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THE SLEEPING YEARS’ FILM JUKEBOX

The Sleeping Years - Dale Grundle

Since the release of the Sleeping Years’ debut album ‘We’re Becoming Islands One by One’ (Rocket Girl) last year, Dale Grundle and his band have been busy playing shows in Europe and the UK. Formerly of indie darlings The Catchers, Grundle’s new project pays close attention to his Irish roots with a highly personal collection of songs swathed in gorgeous melodies, intelligent lyrics and heart-wrenching melancholy. They have just played some shows in Spain and are playing in London throughout April: catch them at The Troubadour on April 2 (solo show), The Slaughtered Lamb on April 8 (full band), at the Local (downstairs at the Kings Head – full band) on April 17 and at the Downtown Diner in Ashford, Kent, on April 30 (acoustic). For more information go to their website or MySpace. Below, Dale Grundle tells us about his favourite films. LUCY HURST

1- The Night of the Hunter (1955)
I don’t think I will grow tired of watching this. Robert Mitchum is outstanding and the movie flows from one memorable scene to the next – from Preacher Harry Powell’s hands battling for good against evil, to the children escaping along the river under the stars, to the corpse in the water… Famously, it’s the only movie actor Charles Laughton directed. Well, if you are only going to do one…

2- Stalker (1979)
The first Tarkovsky film I discovered. People travel from their monochrome town (shot by Tarkovsky in almost tar-like tones of black) in search of truth or meaning that they believe will be found in the Zone (itself shot in a subdued green). It’s not for everyone – it’s a slow movie with lots of long shots (some lasting minutes), but it’s a wonderful thing to behold.

3- Touch of Evil (1958)
It opens with an amazing three-minute uninterrupted shot winding through a Mexican border town full of characters, including a grotesque Orson Welles, Charlton Heston as a Mexican, Janet Leigh and Marlene Dietrich. It feels like a movie taking risks and certainly seems a little out of step with Hollywood at that time.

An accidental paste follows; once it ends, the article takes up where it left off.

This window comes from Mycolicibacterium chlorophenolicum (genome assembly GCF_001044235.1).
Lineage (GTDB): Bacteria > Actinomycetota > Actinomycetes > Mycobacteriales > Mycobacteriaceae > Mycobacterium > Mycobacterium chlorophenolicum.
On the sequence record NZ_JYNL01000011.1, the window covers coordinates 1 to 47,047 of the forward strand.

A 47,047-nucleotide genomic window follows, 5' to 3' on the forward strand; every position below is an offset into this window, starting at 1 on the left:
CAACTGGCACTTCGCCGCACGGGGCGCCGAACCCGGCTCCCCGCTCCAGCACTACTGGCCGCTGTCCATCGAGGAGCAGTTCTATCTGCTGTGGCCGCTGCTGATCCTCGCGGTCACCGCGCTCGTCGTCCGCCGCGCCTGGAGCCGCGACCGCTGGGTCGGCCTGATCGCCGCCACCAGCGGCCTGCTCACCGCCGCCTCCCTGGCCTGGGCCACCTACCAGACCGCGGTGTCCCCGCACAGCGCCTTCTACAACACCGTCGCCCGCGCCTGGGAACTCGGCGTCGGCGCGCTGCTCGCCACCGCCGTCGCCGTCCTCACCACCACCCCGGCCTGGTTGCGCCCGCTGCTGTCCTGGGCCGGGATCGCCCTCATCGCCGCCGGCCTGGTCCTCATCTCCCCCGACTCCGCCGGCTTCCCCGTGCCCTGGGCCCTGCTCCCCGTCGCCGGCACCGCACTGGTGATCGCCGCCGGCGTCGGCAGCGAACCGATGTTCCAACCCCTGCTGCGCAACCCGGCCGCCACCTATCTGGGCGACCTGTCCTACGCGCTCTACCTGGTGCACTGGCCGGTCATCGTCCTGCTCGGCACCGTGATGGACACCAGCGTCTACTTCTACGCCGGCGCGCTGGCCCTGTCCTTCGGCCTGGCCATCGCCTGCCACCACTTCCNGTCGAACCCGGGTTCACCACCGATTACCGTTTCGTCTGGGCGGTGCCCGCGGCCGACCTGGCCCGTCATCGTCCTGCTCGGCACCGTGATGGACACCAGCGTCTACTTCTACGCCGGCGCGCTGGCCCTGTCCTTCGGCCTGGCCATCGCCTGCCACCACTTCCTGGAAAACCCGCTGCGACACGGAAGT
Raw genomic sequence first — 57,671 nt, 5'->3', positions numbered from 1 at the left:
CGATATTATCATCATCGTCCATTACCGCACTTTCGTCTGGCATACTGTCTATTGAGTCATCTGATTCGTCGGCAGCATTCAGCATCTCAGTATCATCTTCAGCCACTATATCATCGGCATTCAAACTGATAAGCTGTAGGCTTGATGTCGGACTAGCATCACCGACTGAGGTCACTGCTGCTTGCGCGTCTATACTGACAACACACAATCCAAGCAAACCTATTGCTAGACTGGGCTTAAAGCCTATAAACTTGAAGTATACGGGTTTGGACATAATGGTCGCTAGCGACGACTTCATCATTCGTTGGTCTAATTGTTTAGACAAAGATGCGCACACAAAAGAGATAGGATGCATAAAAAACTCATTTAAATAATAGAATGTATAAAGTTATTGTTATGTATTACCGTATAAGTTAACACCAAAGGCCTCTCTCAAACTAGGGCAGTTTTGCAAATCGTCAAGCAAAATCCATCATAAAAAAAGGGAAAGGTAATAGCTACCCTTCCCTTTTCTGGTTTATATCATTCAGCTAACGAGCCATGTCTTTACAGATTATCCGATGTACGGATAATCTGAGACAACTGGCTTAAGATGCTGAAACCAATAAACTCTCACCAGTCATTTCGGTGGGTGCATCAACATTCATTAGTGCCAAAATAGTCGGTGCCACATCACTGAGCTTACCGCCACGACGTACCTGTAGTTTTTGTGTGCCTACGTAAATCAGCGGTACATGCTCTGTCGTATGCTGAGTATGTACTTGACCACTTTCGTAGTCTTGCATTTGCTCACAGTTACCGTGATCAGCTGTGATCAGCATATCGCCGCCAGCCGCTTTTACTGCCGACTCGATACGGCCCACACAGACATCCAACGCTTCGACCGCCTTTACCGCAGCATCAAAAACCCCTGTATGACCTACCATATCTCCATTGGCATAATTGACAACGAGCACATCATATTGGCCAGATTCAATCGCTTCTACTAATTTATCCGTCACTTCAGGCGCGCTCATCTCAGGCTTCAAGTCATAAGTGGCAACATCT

4- Invasion of the Body Snatchers (1956)
America at its most paranoid. All is not what it seems when a doctor’s reception begins to fill up with people convinced that their husbands, wives, parents are not who they are supposed to be. I still think of this movie every Xmas when I see lorries driving around with Xmas trees all bound up, pod-like in the back.

5- Jojo in the Stars (2003)
A really beautiful animated short created by Marc Craste. It’s a strange little love story set in a freak show where Jojo, the main attraction, glows brightest throughout. The animation stays in black and white and I love all the little details that appear, for instance the debris that blows up around the tower. It is worth tracking down for the soundtrack alone! Craste also directed a great video for the Icelandic band múm…

6- Wisconsin Death Trip (1999)
The stories in this docudrama are based on 19th-century newspaper articles from the town of Black River Falls in Wisconsin. German and Scandinavian immigrants come to Wisconsin in search of what they think will be the Promised Land only to find barren soil and unforgiving winters. What follows is sometimes madness, murder and a struggle to survive. I love the whisper used by the narrator Ian Holm when he speaks of someone being taken away to the Asylum. I borrowed that effect for a line in my song ‘Human Blues’. A fascinating glimpse at an episode in American history.

7- Cat People (1942)
When I was growing up I was taken to Scotland every year to spend some time with my grandfather. One of my memories from that time is staying up to watch the old RKO and Universal horror movies. Lots of shadows and fog! This film stands apart from most of those movies partly because of Jacques Tourneur’s style. Some scenes are still very powerful – I love the pool scene that uses the reflections of the water on the ceiling and the reverb of the room to great disorientating effect.

8- M (1931)
A subject that would probably be hard to film these days – that of a child killer – in a movie that gets turned on its head. M is unique in that the mark – a chalked ‘M’ – sets Peter Lorre apart even from his fellow criminals. His murders have terrorized Berlin to such an extent that the police investigations have started to interfere with the underworld’s ability to continue with their own business. Lorre is unforgettable.

9- Wages of Fear (1953)
My keyboard player Dan introduced me to this. It’s full of thoroughly dislikeable characters trapped in a small town. They are so desperate to do anything for money that they sign up to drive trucks full of nitroglycerin along a hazardous journey. The cinematography is stunning, the language is brutal and the movie full of an almost uncomfortable tension. Director Henri-Georges Clouzot thankfully seems more intent on making great cinema than pleasing his audience.

10- Hana-Bi (1997)
It’s hard to choose which of Takeshi Kitano’s movies to add to this list but let’s go for this one. Poetic, violent, infused with moments of humour and serenity – you never know where he is going to take you next. Stylish cinema with Kitano at his most deadpan.

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